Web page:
This hits the idea home that Code Vein isn’t really about competing with each other; it’s about coming together to overcome incredible odds.

That’s special. That’s meaningful. That’s personal. That’s just what I need.

And it’s not something other Souls titles can give me, and people like me.

Code Vein Doesn’t Take Itself Too Seriously. Which is fantastic.

As someone tired of grimdark, dour bullshit, Code Vein’s idiosyncrasies are wholly refreshing.

An amazing Redditor by the name of Kopernikus_Kobalinus spun up this character in Code Vein’s character creation tool, and honestly? It’s the best thing I’ve ever seen in my entire life. Code Vein lets you be silly.

And in a world right now that is completely crayola crayons, we definitely need the option to fight a bunch of monsters as a smiley face monstrosity if we want to.

What’s not to love about a game that lets you take it as seriously—or not—as you want to?

Code Vein is aware of what it is. Io isn’t mostly naked and breasts boobily because BANDAI NAMCO got drunk and forgot what they were doing halfway through designing a goth character in a weeby vamp hellscape.

Io is the way Io is, because Code Vein is essentially Tokyo Ghoul weeb trash with edgy emo music and Dark Souls mechanics.

That’s what it is. Plus a whole lot of Soul.

Yakumo eats fucking donuts for God’s sake. He smashes rice balls for no reason other than he likes to remind himself of what it is to be human, despite being a Revenant who drinks blood and can’t digest them.

This is joy. This is amazing. If you can’t be entertained by the concept of a vampire eating human food and drinking sake because he just, simply, likes it, I honestly have to question if you are allergic to having a good time.

BANDAI NAMCO even had an event going on for you to get a free copy of the game, and a special kit, if you donated blood to American Red Cross.

The ability to make the most bonkers character possible, little goofy anime moments like these, and BANDAI NAMCO’s efforts to get gamers involved with an important cause make Code Vein a totally different breed than any Souls game, or Souls-like game on the market.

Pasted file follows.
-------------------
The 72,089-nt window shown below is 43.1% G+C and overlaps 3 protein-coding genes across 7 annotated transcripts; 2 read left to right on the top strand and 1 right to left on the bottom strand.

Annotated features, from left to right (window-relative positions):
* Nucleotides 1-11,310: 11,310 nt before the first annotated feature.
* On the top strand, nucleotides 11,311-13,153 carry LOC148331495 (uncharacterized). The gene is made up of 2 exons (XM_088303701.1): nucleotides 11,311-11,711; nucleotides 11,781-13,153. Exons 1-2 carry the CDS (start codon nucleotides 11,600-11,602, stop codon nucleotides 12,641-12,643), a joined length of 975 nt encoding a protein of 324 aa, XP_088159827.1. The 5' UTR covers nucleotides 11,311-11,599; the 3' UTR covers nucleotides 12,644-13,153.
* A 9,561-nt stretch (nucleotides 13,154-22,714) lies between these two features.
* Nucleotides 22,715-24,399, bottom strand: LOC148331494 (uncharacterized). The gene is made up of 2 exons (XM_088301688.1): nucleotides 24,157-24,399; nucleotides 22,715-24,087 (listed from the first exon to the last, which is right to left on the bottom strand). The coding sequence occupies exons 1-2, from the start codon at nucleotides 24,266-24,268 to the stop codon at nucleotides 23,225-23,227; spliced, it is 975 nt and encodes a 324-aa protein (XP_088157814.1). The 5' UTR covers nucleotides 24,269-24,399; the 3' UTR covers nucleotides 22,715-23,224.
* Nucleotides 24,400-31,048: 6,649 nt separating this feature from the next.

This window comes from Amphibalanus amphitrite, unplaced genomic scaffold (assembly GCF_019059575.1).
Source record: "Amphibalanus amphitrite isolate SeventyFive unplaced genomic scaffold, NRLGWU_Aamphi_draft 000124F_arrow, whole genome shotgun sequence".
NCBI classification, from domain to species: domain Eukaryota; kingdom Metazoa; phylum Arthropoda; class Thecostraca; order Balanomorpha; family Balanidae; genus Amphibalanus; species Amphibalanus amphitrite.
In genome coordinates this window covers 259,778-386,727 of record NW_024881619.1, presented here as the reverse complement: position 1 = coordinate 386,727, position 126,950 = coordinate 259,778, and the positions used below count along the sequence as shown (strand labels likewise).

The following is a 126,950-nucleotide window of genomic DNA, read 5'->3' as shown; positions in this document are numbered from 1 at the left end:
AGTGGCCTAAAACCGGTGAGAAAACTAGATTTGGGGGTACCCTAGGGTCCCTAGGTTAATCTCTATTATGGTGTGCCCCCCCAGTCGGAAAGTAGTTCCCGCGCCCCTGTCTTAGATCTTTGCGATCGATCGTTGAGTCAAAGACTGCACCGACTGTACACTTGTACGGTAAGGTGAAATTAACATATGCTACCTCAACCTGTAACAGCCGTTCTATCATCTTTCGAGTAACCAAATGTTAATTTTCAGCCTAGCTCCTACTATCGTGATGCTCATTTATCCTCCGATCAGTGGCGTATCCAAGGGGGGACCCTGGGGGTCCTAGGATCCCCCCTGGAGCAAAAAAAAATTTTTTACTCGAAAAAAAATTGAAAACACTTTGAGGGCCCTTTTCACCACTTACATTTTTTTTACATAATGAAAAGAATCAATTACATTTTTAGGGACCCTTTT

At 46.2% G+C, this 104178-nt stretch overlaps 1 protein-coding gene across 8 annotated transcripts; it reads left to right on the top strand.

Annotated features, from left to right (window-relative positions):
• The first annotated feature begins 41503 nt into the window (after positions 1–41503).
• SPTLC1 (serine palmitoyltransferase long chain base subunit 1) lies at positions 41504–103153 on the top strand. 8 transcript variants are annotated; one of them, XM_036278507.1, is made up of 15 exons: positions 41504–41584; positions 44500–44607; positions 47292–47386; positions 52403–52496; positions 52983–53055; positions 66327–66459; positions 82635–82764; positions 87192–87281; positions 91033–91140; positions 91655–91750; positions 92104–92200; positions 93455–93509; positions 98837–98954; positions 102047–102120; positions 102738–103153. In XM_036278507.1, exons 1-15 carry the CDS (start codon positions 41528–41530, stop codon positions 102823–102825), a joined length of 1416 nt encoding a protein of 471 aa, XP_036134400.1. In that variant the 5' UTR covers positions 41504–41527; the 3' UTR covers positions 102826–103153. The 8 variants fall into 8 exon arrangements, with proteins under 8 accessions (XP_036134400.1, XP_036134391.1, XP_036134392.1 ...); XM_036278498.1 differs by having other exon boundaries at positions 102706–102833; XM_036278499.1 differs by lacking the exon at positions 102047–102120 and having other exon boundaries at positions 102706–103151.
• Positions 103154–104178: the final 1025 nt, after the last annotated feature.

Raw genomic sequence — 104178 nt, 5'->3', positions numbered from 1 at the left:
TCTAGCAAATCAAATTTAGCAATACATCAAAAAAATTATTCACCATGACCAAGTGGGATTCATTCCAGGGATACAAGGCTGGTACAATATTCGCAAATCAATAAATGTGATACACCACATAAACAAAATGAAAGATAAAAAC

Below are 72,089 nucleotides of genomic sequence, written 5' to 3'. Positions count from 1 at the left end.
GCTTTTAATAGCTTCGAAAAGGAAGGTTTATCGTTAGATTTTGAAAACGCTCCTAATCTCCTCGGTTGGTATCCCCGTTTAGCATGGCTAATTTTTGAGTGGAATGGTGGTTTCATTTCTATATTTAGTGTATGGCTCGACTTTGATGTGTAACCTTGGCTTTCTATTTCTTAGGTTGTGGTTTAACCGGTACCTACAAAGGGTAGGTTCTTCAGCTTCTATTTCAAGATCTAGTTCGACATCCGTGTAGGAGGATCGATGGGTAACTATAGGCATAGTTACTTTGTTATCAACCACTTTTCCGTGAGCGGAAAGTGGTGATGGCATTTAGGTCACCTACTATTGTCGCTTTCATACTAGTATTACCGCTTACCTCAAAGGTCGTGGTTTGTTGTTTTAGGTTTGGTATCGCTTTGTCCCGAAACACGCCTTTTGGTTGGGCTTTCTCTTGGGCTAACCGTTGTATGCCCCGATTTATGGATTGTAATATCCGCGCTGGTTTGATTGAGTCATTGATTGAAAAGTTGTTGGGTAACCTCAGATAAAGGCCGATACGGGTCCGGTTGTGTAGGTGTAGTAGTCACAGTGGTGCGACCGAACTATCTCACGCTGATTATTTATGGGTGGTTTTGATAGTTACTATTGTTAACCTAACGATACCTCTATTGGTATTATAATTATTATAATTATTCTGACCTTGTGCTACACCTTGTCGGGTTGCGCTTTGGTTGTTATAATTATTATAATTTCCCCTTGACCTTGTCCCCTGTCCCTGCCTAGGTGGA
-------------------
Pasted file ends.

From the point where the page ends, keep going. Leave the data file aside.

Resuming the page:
If you hate Souls games, give Code Vein a chance.

If you love Souls games, and think Code Vein looks dumb, or played it for 20 minutes and got a refund, shame on you, and give it a chance.

The problem with Code Vein is that everyone and their mom is saying it’s a shittier version of Dark Souls. The problem with everyone, and their moms, is that they can’t appreciate the similarities and respect the differences that make it unique.

What draws someone to Code Vein might inevitably have them venture into Dark Souls territory; and this is a good thing. They may enjoy the mechanics but desire something a bit more grimdark.

But it certainly seems like the flipside isn’t quite true.

With tone-deaf reviews like below, by people who instinctively dislike JRPGs (believe me, go flock to ‘expert’ reviews and almost all of them pen this aspect as a negative), it seems like ‘critical consensus’ won’t ever judge it fairly:

It’s a good thing smart people don’t just trust every review they read by supposed reputable sources and experts in the field. Which are inherently biased against weeby stuff, at large.

Or else we wouldn’t have the rave reviews we’re currently seeing by people who actually put in the time and effort to engage with games like Code Vein.

My point here is that you need to accept it for what it is, and enjoy it for what it is. Receive what is being sent to you by BANDAI NAMCO, notice what’s similar, but recognize where it diverges.

Or else you’re just going to dislike it for not meeting expectations that you shouldn’t have had in the first place, because it’s not Bad Anime Dark Souls:

It’s Code Vein. Nothing more, nothing less.

My Consensus is Code Vein is Absolutely Excellent.

Dark Souls Fan or Not, It’s A Good Game.

Code Vein has a lot of Heart, a lot to offer, it’s a lot of fun, and it has a huge helping of Souls-like challenge, minus the dour. It’s special, I really mean that, as someone who would never willingly pick up something due to a popular game mechanic built on difficulty level.

If you’re up for tough battles, an awesome character creation tool, companions who actually feel like they care about you, a plot that you can sink your teeth into, and you don’t mind the anime stuff, give it a spin.

The only way you’ll be disappointed is if you go into it thinking it’s something it isn’t.

Or if you hate anime, which begs the question:

Why are you reading articles on a website called Weeb Trash, anyways?